Under pressure to address the growing emergency, the central government last week announced a $23bn welfare scheme for the poor. This included doubling the amount of free food rations under an existing national programme, $10 to tide over senior citizens, and raising wages by $0.27 per day for those working under the government’s rural employment scheme.
But analysts warn that this outlay of less than 1 percent of GDP, is not enough to stem the crisis and is mostly a “repackaging” of existing schemes.
“The increase to the [rural employment scheme] was notified a couple days before, so it’s not new – and anyway worksites are currently shut,” notes the Indian Institute of Management Ahmedabad’s Khera.
“There was an urgent need to ensure this vulnerable population was given economic protection, but there’s really nothing here for the landless, daily wagers and migrant workers”.
Sahu, whose rural home is some 1,500 kilometres (932 miles) from where he has been working, says many workers in cities are unable to access food via the government’s Public Distribution Service since all their identity documents show their out-of-state address.
“I have a ration card, but it’s registered to the village, and no use here,” Sahu said.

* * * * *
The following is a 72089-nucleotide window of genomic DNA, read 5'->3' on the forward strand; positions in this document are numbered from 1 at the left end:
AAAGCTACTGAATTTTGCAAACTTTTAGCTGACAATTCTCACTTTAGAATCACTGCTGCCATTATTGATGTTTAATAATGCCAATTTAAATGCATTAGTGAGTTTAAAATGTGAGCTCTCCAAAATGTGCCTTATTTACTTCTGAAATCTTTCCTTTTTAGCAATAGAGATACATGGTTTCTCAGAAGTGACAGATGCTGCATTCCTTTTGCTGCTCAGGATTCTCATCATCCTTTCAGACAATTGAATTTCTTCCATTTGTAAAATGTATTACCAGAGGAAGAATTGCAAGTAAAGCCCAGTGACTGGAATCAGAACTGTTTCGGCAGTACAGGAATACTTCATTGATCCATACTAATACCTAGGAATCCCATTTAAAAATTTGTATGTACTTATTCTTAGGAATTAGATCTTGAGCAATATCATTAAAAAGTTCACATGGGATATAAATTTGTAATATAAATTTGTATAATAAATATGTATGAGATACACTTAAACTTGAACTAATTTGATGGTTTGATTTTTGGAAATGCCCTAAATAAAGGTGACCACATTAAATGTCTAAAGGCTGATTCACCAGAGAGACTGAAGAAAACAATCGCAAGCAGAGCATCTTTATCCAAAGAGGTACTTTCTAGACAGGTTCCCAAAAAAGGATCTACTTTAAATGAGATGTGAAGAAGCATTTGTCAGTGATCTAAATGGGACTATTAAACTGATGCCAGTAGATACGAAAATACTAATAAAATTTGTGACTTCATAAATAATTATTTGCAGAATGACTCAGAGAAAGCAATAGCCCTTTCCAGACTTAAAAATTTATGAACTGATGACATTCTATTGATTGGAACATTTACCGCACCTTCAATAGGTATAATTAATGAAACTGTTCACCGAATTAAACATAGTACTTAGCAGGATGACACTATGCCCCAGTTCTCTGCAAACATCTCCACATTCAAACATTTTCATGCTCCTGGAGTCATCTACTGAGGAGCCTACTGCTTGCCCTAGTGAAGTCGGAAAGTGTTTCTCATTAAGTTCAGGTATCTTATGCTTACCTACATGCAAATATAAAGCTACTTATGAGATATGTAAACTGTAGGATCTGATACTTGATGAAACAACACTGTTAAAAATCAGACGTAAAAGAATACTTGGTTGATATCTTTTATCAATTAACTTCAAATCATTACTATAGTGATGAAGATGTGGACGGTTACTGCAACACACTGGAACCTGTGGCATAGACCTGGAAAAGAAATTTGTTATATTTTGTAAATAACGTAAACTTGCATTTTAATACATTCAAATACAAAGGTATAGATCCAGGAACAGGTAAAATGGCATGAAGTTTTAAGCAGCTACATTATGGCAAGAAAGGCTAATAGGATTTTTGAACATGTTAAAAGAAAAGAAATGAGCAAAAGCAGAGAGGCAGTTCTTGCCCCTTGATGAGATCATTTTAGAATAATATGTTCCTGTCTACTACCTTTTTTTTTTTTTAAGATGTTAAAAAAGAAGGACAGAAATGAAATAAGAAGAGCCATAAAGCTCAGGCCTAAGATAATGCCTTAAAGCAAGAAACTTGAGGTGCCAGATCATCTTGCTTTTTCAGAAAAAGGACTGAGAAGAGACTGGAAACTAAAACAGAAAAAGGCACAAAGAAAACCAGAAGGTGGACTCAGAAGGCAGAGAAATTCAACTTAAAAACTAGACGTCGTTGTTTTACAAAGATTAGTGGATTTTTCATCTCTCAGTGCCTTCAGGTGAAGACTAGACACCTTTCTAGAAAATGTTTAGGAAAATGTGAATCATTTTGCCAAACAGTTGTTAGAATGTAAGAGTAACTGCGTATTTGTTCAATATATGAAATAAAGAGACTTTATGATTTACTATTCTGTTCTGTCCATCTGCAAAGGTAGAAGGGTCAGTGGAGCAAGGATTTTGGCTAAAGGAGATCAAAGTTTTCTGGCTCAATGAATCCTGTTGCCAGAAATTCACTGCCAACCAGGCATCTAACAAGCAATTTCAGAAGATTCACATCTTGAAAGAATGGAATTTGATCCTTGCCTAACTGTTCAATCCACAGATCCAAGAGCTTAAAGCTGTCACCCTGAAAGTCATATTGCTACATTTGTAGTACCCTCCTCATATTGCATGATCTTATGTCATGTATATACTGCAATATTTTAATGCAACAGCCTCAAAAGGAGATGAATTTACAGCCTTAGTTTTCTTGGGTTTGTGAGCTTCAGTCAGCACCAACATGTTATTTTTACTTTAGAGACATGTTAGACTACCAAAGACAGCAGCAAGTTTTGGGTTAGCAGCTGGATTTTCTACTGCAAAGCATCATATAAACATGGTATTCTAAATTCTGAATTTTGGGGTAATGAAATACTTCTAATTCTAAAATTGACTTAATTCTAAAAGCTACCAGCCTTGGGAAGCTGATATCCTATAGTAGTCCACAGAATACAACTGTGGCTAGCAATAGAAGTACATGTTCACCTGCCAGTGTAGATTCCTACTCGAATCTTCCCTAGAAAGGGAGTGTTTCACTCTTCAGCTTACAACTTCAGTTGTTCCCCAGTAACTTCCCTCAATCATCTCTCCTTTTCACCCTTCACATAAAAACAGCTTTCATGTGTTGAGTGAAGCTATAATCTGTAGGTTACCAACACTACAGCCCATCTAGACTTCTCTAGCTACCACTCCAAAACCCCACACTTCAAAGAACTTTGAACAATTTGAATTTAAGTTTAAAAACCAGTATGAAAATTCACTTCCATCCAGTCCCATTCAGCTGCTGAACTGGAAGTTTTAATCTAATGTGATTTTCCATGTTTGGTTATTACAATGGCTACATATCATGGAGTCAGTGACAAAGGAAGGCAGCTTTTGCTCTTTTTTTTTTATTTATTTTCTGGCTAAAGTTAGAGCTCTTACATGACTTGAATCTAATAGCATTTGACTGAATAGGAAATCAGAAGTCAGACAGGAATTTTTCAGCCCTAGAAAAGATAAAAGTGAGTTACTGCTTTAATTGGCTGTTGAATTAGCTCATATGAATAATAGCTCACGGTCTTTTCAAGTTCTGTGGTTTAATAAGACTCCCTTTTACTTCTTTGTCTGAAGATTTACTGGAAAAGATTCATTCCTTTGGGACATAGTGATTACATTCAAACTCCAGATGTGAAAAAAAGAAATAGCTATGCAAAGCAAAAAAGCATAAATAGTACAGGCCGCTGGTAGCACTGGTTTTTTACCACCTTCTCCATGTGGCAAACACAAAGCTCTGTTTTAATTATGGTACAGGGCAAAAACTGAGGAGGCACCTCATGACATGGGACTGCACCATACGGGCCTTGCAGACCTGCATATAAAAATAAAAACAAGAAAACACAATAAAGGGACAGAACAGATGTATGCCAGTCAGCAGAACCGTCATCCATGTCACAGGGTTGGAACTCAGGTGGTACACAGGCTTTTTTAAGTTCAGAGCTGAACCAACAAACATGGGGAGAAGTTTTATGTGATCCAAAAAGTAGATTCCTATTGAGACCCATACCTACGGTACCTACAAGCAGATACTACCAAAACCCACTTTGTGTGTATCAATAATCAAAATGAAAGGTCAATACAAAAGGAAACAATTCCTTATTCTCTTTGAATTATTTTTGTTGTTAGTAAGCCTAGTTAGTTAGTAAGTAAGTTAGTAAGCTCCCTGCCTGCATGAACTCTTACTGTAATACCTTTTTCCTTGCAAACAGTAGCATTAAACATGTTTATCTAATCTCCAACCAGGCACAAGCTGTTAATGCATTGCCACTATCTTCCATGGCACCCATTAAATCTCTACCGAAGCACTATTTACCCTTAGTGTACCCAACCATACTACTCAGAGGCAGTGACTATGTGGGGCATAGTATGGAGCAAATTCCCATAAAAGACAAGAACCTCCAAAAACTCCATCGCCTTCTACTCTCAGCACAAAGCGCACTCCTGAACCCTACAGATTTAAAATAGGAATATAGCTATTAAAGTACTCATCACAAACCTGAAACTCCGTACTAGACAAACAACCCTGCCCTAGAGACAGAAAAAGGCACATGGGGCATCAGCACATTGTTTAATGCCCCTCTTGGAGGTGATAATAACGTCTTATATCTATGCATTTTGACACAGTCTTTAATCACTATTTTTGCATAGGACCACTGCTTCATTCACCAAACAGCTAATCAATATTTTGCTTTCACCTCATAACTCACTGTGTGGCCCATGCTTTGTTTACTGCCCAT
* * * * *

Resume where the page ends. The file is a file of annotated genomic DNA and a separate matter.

Ironically, India currently has a huge stock of excess grain which could be used to feed those struggling to get by, says Khera.
“In a way, this is a perfectly matching crisis for the government’s current problem of how to store this year’s bumper winter crop”.
State governments could also simply remove the need for a ration card, and just distribute food packets to everyone, she added.
Many countries have used cash transfers to support falling incomes during the pandemic. Though India followed suit by announcing an extra $20 spread over three months paid directly into Jan Dhan bank accounts – free accounts provided under the central government’s financial inclusion programme – the amount is small, worth only approximately three days of wages for an inner-city construction worker.
Finance Minister Nirmala Sitharaman has said the relief package was designed “to reach out to those who are most requiring of such measures … the poorest of the poor”. At the launch of the rescue package last month, she also said: “We do not want anyone to remain hungry.”
But economists say it falls short in light of the severity of the situation.
“I’m not sure how an amount like this could be seen as viable in the kind of crisis we’re in,” says JNU’s Ghosh. “If we are cutting off incomes for a month or probably longer, the amounts provided should reflect that”. The cash transfers should not just be to Jan Dhan accounts either, she added, since many migrants are unlikely to be covered by those.
With just 300 rupees ($4) left in the bank and another two weeks of lockdown stretching ahead of him, Sahu is similarly reflecting on how decisions that affect millions like him are made. “Why couldn’t the government just give us advance warning? We could have bought more food and made plans for how to get through this,” he said.
“They may have saved some lives with this coronavirus lockdown, but they didn’t think about us”.